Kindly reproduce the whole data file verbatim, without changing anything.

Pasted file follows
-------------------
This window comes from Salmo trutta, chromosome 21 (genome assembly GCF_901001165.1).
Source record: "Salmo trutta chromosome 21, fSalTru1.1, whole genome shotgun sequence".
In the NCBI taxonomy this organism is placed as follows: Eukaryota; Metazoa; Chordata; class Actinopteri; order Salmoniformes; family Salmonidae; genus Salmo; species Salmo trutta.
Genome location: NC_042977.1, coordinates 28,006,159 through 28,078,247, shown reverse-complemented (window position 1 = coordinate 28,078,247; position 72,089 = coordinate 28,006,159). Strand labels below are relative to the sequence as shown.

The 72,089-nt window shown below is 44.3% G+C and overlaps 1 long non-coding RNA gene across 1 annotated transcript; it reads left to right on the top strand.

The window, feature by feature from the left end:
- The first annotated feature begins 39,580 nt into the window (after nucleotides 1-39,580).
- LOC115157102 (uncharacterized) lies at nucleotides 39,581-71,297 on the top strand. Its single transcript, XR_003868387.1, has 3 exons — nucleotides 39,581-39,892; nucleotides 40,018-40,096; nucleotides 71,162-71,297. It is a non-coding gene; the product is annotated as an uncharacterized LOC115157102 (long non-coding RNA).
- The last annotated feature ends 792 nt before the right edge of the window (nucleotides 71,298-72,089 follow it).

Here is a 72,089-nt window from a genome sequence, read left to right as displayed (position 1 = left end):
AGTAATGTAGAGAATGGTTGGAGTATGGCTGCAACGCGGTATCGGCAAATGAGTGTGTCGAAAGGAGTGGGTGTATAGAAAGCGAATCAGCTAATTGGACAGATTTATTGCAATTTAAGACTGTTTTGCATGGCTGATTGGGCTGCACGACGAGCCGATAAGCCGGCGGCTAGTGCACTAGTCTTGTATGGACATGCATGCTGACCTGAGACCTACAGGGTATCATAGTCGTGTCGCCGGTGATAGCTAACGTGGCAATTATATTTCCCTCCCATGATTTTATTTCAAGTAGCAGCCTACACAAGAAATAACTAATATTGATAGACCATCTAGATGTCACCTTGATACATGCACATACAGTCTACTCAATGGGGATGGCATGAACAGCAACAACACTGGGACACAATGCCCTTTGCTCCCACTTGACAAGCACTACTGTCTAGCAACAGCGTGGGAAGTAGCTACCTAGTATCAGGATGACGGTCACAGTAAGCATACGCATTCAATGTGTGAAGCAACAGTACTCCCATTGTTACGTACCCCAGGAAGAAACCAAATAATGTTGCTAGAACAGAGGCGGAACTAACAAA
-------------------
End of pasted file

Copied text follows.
This window comes from Salmo trutta, chromosome 21 (genome assembly GCF_901001165.1).
Source record: "Salmo trutta chromosome 21, fSalTru1.1, whole genome shotgun sequence".
In the NCBI taxonomy this organism is placed as follows: Eukaryota; Metazoa; Chordata; class Actinopteri; order Salmoniformes; family Salmonidae; genus Salmo; species Salmo trutta.
Genome location: NC_042977.1, coordinates 28,006,159 through 28,078,247, shown reverse-complemented (window position 1 = coordinate 28,078,247; position 72,089 = coordinate 28,006,159). Strand labels below are relative to the sequence as shown.

The 72,089-nt window shown below is 44.3% G+C and overlaps 1 long non-coding RNA gene across 1 annotated transcript; it reads left to right on the top strand.

The window, feature by feature from the left end:
- The first annotated feature begins 39,580 nt into the window (after nucleotides 1-39,580).
- LOC115157102 (uncharacterized) lies at nucleotides 39,581-71,297 on the top strand. Its single transcript, XR_003868387.1, has 3 exons — nucleotides 39,581-39,892; nucleotides 40,018-40,096; nucleotides 71,162-71,297. It is a non-coding gene; the product is annotated as an uncharacterized LOC115157102 (long non-coding RNA).
- The last annotated feature ends 792 nt before the right edge of the window (nucleotides 71,298-72,089 follow it).

Here is a 72,089-nt window from a genome sequence, read left to right as displayed (position 1 = left end):
AGTAATGTAGAGAATGGTTGGAGTATGGCTGCAACGCGGTATCGGCAAATGAGTGTGTCGAAAGGAGTGGGTGTATAGAAAGCGAATCAGCTAATTGGACAGATTTATTGCAATTTAAGACTGTTTTGCATGGCTGATTGGGCTGCACGACGAGCCGATAAGCCGGCGGCTAGTGCACTAGTCTTGTATGGACATGCATGCTGACCTGAGACCTACAGGGTATCATAGTCGTGTCGCCGGTGATAGCTAACGTGGCAATTATATTTCCCTCCCATGATTTTATTTCAAGTAGCAGCCTACACAAGAAATAACTAATATTGATAGACCATCTAGATGTCACCTTGATACATGCACATACAGTCTACTCAATGGGGATGGCATGAACAGCAACAACACTGGGACACAATGCCCTTTGCTCCCACTTGACAAGCACTACTGTCTAGCAACAGCGTGGGAAGTAGCTACCTAGTATCAGGATGACGGTCACAGTAAGCATACGCATTCAATGTGTGAAGCAACAGTACTCCCATTGTTACGTACCCCAGGAAGAAACCAAATAATGTTGCTAGAACAGAGGCGGAACTAACAAA